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Thomas Bayes

Thomas Bayes (1701 – 7 April 1761) was an English statistician, philosopher and Presbyterian minister, known for having formulated a specific case of the theorem that bears his name: Bayes' theorem.

Bayes' solution to a problem of inverse probability was presented in "An Essay towards solving a Problem in the Doctrine of Chances" which was read to the Royal Society in 1763 after Bayes' death. Richard Price shepherded the work through this presentation and its publication in the Philosophical Transactions of the Royal Society of London the following year. This was an argument for using a uniform prior distribution for a binomial parameter and not merely a general postulate. This essay contains a statement of a special case of Bayes' theorem.

Mathematically, Bayes' theorem gives the relationship between the probabilities of A and B, P(A) and P(B), and the conditional probabilities of A given B and B given A, P(A|B) and P(B|A). In its most common form, it is:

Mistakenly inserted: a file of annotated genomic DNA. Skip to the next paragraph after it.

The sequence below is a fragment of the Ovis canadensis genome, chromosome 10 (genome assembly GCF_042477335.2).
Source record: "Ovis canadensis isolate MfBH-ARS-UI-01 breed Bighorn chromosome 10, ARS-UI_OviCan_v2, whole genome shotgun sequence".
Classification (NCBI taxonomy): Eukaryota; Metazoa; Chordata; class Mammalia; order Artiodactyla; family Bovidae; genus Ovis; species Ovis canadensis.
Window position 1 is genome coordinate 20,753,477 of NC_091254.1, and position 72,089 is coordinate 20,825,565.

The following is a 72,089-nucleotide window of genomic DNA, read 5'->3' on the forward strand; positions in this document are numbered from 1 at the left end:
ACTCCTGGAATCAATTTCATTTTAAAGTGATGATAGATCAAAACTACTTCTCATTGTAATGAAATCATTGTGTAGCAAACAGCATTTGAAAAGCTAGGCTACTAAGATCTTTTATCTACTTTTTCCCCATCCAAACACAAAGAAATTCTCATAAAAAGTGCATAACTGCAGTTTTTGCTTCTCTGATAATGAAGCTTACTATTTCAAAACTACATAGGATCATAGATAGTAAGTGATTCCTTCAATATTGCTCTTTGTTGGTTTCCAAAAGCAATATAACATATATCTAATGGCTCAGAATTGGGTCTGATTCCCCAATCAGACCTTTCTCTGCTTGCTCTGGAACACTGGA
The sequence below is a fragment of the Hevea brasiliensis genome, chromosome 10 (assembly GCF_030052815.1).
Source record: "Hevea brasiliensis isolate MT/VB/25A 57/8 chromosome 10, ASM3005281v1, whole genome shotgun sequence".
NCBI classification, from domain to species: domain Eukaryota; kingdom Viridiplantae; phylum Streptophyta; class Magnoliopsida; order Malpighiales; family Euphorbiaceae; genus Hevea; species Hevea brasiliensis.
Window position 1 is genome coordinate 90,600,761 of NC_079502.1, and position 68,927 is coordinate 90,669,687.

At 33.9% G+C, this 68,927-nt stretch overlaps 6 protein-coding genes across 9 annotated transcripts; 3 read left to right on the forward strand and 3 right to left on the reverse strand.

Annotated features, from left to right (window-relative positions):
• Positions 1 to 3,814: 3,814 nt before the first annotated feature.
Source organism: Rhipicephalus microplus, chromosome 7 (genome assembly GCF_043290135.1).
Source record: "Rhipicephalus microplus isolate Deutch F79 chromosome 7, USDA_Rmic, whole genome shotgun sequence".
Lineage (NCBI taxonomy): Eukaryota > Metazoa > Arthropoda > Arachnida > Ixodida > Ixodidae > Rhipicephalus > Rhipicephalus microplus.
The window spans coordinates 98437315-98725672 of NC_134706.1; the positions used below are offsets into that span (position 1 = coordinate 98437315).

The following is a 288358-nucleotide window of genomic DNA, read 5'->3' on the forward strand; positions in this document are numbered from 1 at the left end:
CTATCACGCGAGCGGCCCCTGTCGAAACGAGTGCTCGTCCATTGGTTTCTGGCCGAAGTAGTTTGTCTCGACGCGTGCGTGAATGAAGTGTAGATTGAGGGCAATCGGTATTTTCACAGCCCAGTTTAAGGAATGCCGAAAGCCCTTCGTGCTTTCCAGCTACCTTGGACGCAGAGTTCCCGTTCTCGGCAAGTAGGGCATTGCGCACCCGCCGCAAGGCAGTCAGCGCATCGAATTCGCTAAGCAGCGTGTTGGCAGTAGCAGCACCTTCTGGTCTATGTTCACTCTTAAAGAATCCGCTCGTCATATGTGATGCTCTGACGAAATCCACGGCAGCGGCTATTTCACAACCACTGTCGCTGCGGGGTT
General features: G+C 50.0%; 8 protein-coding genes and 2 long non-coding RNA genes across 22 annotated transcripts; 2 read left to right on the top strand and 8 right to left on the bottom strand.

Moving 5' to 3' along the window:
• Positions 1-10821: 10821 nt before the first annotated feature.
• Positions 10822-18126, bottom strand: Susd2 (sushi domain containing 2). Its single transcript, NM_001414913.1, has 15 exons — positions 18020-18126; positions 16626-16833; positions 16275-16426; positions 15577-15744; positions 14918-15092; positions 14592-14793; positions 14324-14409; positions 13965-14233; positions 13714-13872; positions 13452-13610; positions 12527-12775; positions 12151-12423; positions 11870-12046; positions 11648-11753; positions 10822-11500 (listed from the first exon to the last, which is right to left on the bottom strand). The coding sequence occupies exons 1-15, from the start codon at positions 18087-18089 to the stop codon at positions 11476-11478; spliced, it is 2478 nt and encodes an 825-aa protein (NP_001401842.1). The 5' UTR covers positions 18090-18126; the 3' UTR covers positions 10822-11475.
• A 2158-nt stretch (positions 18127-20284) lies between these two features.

P(A/B) = P(B|A)P(A)/P(B)

Applications of Bayes' theorem

Bayes' Theorem is significantly important in inverse problem theory, where the a posteriori probability density function is obtained from the product of prior probability density function and the likelihood probability density function. An important application is constructing computational models of oil reservoirs given the observed data.

This theorem is effectively applied for any Big Data analytics, climate change predictions, economics, Stock buy or sell predictions also can be applied probability of terrorist attack and list goes on...